Monday, December 30, 2013

On To The Next


"Paralyze resistance with persistence." - Woody Hayes

Yesterday, The Ohio State University Buckeye football team landed in Miami. On Friday they face the Clemson Tigers in the Orange Bowl. Earlier in the season, they took a harsh defeat at the hands of Michigan State. I'm sure they were saddened, stunned even, by their loss to the Spartans, but they were not defeated in the larger sense of the word. Instead of stopping in their tracks, they kept moving in preparation for the next contest. They lived to play another day.

I'm going to use the Buckeye attitude as my writing strategy. I've had my share of defeats. It's been a while since I've put myself on the agent firing line or ventured into the editorial slush pile, but I like this thought of moving on and heading into the next adventure without feeling like a loser. Our Buckeyes just keep moving. So will I.

Is it really a defeat if you're still standing when it's over? Doesn't it just mean the time wasn't right? Perhaps it wasn't the right book or the book wasn't done or I wasn't ready for what came next. On we go. On to the next. In the interim, the writing itself is the reward.

Tuesday, December 03, 2013

A Long While


"Not that the story need be long, but it will take a long while to make it short." - Henry David Thoreau

Last month during National Novel Writing Month (NaNoWriMo) I edited out 50,000 words from a 193,000 word manuscript. It wasn't easy. Partly because I am a writer and partly because of mental heath issues, I fall in love with my words. They seem hard won. Perhaps I just like to hear myself talk. But this document grew beyond anything I had intended or from my worst nightmares. I worked on it for a year and wound up with a monster.

I used the structure of NaNoWriMo to ease the editing process. I gave myself a goal of removing 1925 words each day since we were traveling at the end of the month and I would get no work done while we were gone. I started at the beginning of the book and read chapter by chapter asking myself difficult questions.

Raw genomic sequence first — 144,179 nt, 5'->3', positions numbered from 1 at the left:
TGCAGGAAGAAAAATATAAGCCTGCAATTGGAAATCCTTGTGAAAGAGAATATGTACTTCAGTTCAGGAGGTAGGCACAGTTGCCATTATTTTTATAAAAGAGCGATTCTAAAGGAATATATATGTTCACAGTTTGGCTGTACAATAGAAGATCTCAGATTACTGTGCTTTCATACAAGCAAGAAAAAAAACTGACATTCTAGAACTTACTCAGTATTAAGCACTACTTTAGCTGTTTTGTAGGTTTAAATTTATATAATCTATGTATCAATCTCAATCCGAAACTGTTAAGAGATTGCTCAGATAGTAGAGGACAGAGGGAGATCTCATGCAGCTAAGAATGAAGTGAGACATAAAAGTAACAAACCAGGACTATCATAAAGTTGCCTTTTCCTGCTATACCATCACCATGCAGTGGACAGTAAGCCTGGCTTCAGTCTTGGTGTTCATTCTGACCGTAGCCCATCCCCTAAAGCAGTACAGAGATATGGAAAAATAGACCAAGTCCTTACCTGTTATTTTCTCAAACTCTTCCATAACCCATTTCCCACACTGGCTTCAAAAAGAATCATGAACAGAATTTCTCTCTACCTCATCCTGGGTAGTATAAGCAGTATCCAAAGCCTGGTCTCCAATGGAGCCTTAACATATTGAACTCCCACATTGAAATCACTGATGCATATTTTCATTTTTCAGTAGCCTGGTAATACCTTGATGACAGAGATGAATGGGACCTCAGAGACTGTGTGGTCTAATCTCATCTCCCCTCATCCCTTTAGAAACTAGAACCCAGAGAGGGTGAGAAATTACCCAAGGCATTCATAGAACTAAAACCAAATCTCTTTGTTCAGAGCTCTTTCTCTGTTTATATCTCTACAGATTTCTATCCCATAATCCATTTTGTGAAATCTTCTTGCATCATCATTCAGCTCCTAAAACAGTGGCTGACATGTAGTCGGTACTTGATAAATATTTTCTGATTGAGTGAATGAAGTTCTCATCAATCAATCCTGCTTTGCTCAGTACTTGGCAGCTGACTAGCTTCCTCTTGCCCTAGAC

Does this scene belong? Does it move the story forward? Does it belong here? Could it be said in a better way? What is the point I am trying to make? Why should the reader care? Can I make it more interesting? Can I cut the scene altogether?

I was as honest with myself as I could be. Some days I removed only a few hundred words, but most days it was closer to several thousand. I found whole sections I could easily delete. I had repeated myself, drifted off-topic, or not made sense. These had to go. I found other places where the work held its own and those sections I kept. I wound up with a book of 140,000 words and a story that made sense to me.

There is more work ahead. Ideally I will remove another 50,000 words. I have stepped away from the book for now to let it breathe. The next edit will require even more self-honesty and brutal cuts. Some of my favorite parts will have to go. That is the work of writing. The first draft I wrote for me. These later drafts, and there will be many, are for the reader.

I'm reminded of the motto, "To thine own self be true." This doesn't mean I get to spoil myself or be sloppy. It means I must be honest with myself. Tell myself the truth. In editing, this is the only way.